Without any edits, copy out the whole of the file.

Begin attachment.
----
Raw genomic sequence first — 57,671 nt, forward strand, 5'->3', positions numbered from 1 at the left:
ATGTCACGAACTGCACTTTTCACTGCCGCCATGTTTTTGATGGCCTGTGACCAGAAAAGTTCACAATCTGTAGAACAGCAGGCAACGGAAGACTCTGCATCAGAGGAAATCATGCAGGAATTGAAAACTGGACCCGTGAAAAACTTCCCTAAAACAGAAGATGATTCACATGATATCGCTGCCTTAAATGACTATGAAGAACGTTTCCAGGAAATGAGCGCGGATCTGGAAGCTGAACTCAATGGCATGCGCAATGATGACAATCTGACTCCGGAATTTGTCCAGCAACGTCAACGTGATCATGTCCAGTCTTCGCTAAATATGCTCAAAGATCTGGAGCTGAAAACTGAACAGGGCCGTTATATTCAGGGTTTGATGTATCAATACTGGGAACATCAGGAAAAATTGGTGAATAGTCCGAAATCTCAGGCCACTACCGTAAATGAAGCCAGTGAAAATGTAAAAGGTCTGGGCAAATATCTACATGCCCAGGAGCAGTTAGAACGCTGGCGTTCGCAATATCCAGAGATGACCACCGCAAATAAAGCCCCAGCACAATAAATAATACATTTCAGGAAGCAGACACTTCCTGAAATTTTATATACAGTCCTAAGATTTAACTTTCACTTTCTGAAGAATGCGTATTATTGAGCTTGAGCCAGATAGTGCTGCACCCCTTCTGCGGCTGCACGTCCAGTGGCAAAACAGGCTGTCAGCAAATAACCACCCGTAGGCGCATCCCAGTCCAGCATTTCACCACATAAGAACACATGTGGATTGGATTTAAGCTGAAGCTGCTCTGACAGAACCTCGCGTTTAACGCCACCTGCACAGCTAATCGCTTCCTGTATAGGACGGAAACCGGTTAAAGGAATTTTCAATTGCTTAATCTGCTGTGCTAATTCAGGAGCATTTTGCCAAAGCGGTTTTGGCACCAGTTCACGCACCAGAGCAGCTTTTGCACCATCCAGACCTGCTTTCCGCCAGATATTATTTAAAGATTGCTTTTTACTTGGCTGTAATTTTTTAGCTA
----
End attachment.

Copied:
Raw genomic sequence first — 57,671 nt, forward strand, 5'->3', positions numbered from 1 at the left:
ATGTCACGAACTGCACTTTTCACTGCCGCCATGTTTTTGATGGCCTGTGACCAGAAAAGTTCACAATCTGTAGAACAGCAGGCAACGGAAGACTCTGCATCAGAGGAAATCATGCAGGAATTGAAAACTGGACCCGTGAAAAACTTCCCTAAAACAGAAGATGATTCACATGATATCGCTGCCTTAAATGACTATGAAGAACGTTTCCAGGAAATGAGCGCGGATCTGGAAGCTGAACTCAATGGCATGCGCAATGATGACAATCTGACTCCGGAATTTGTCCAGCAACGTCAACGTGATCATGTCCAGTCTTCGCTAAATATGCTCAAAGATCTGGAGCTGAAAACTGAACAGGGCCGTTATATTCAGGGTTTGATGTATCAATACTGGGAACATCAGGAAAAATTGGTGAATAGTCCGAAATCTCAGGCCACTACCGTAAATGAAGCCAGTGAAAATGTAAAAGGTCTGGGCAAATATCTACATGCCCAGGAGCAGTTAGAACGCTGGCGTTCGCAATATCCAGAGATGACCACCGCAAATAAAGCCCCAGCACAATAAATAATACATTTCAGGAAGCAGACACTTCCTGAAATTTTATATACAGTCCTAAGATTTAACTTTCACTTTCTGAAGAATGCGTATTATTGAGCTTGAGCCAGATAGTGCTGCACCCCTTCTGCGGCTGCACGTCCAGTGGCAAAACAGGCTGTCAGCAAATAACCACCCGTAGGCGCATCCCAGTCCAGCATTTCACCACATAAGAACACATGTGGATTGGATTTAAGCTGAAGCTGCTCTGACAGAACCTCGCGTTTAACGCCACCTGCACAGCTAATCGCTTCCTGTATAGGACGGAAACCGGTTAAAGGAATTTTCAATTGCTTAATCTGCTGTGCTAATTCAGGAGCATTTTGCCAAAGCGGTTTTGGCACCAGTTCACGCACCAGAGCAGCTTTTGCACCATCCAGACCTGCTTTCCGCCAGATATTATTTAAAGATTGCTTTTTACTTGGCTGTAATTTTTTAGCTA